Archaeological museum
@Cyprus International Competition

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Archaeological museum

@Cyprus International Competition



A PARTIALLY BURIED COLUMN DRUM - What if the building induces an ambiguous reading of its volume as a fluted column drum partially buried in a garden as a real repository of the archaeological wealth of the island?. Placed over a sunken garden of future ruins, the circular profile of the drum and the emptying of its perimeter to fine tune its scale to the fragmentation of the site provide the building with a strange presence. The main body of the Museum hovers above a set of partially buried gardens and the spaces for laboratories and storage, just touching the ground level in the accesses to the public axis.

A CROSS COMPOSED BY FOUR VAST INTERIORS - What if the interior of the Museum rather than a conventional lobby, hosts a public axis composed by four big public interiors? What if the Museum is a cross and the entrance is right in the center? A series of internalised public spaces: the bronze Canopo which opens onto the square, the entrance open courtyard, the inner lobby and finally the inner garden in connection with the river park. All of them form a varied sequence of spatial compression and expansion (nymphaeum, door, patio, vaulted space, indoor garden and Park) generated by the intersection of the geometrical system of longitudinal naves and spherical caps that produces domes in the interior and craters in the rooftop. These vast Mediterranean interiors will host receptions, lectures, performances by artists, educational programs, minor exhibitions and public events going beyond the role as a museum and becoming a real extended public body.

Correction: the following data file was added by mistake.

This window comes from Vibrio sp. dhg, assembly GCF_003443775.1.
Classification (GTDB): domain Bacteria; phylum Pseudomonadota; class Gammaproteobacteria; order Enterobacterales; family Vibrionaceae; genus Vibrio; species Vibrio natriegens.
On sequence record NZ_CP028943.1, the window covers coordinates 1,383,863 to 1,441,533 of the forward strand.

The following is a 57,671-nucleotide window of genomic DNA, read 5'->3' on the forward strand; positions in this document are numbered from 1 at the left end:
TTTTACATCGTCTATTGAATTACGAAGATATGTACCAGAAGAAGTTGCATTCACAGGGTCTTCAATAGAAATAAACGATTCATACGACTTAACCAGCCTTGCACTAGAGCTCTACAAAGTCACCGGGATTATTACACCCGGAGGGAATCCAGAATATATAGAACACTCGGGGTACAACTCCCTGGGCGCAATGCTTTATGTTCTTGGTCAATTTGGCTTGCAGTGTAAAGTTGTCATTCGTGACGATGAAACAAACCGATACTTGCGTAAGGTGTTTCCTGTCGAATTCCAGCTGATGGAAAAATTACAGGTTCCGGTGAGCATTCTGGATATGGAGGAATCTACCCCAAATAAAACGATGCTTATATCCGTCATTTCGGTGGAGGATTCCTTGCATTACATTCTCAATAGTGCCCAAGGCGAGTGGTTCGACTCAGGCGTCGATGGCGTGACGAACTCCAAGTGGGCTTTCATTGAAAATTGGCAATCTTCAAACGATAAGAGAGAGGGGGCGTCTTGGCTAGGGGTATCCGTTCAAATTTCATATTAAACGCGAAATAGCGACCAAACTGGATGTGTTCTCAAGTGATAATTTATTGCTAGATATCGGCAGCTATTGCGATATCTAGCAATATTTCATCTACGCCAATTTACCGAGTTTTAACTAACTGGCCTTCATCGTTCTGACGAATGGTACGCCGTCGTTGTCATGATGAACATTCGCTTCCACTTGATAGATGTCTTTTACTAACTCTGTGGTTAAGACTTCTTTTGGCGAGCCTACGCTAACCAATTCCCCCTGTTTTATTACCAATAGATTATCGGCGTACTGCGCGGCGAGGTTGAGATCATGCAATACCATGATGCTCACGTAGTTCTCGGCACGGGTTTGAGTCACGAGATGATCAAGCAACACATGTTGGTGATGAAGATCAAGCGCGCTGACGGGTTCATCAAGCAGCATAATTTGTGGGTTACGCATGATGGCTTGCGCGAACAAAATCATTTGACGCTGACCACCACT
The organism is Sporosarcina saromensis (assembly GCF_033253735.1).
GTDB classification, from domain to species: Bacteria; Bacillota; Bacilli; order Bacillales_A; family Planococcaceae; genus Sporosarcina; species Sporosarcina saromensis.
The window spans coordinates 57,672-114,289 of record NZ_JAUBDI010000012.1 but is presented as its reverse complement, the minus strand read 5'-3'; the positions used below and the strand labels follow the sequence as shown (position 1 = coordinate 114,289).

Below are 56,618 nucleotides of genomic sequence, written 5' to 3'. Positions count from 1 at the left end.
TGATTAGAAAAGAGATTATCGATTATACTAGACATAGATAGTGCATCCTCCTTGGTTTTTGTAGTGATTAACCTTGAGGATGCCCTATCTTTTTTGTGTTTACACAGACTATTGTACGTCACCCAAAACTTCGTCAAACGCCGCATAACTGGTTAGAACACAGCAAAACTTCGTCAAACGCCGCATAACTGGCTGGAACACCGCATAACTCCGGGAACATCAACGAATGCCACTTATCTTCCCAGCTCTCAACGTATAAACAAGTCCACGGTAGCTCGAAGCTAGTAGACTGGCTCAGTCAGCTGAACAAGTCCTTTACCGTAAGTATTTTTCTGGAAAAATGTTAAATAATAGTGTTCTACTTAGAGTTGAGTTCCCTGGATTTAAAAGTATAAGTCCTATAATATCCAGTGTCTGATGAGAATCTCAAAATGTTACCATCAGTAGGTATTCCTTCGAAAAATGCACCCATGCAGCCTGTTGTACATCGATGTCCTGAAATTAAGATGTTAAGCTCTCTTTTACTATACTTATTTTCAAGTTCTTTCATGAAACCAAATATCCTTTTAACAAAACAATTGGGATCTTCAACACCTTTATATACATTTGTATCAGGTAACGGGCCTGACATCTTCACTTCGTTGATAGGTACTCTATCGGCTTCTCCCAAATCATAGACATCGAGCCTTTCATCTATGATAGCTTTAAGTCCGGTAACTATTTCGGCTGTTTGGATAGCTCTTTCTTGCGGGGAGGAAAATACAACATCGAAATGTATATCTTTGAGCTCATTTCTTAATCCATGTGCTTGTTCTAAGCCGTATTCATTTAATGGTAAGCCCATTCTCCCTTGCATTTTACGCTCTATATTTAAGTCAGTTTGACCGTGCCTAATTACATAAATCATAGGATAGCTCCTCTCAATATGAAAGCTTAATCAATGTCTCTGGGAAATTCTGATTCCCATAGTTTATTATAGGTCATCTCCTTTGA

NAVIGATING THE BUILDING - A sequence of public spaces can be crossed by the visitor where a choreography of spherical caps intersects the vaulted beams to expand perceptually the exhibition spaces of the naves. The arms of the transept are accessible from the lobby above through two monumental stairways, so they are part of it, while functionally independent. On each side of the public inner cross, the stairs, the access to the offices and laboratories and other ancillary spaces are contained within widen and hollow walls perforated with openings allowing to perceive the main exhibition spaces.

PROCESSES OF DISCOVERY - Resembling an archaeological excavation the ground level is partially an excavated land formation and hosts the archive and the laboratories, with parallel naves for the bigger objects, separated by thick storage walls containing smaller objects. Although not open to the public, the archive and the laboratories are visible for the visitors from above, therefore playing also an important role in the museum. Visitors can see the storerooms and watch the staff working in the conservation of the pieces. This museum is not an archive of death pieces but a place for interaction and education where the new need for exhibition as well as storage and research can have place. The flexibility offered by the naves and the easiness to incorporate divisions allow maximum effectiveness, easy access keeping the Museum alive and responding to technological innovations, archaeological discoveries and different curatorial approaches.

POP RUINS: GHOSTS OF FUTURE BUILDINGS - What if the sunken garden is an inverse ruin where ghosts of future buildings grow? The museum is surrounded by a series of gardens based on the same formal mechanisms than the main building. As in an archaeological garden the formal gardens that build spaces with vegetation and low walls will become the expansion of the Museum. The ruins will serve therefore as formal and material bases for the future constructions, inverting the arrow of time: reversed ruins of the future. The satellites will indeed follow a cycle that starts with a garden of ruins, that in a second step is transformed into a cage constructed with vegetal elements, and that in a third step is transformed into an ars topiary piece containing spaces, and as the last step in this process each satellite will be destined to grow and gradually materialise in a stable built element, finally ending in a building containing program, and presumably in the future, becoming a ruin again.

Directed and designed by



Lorenzo Perri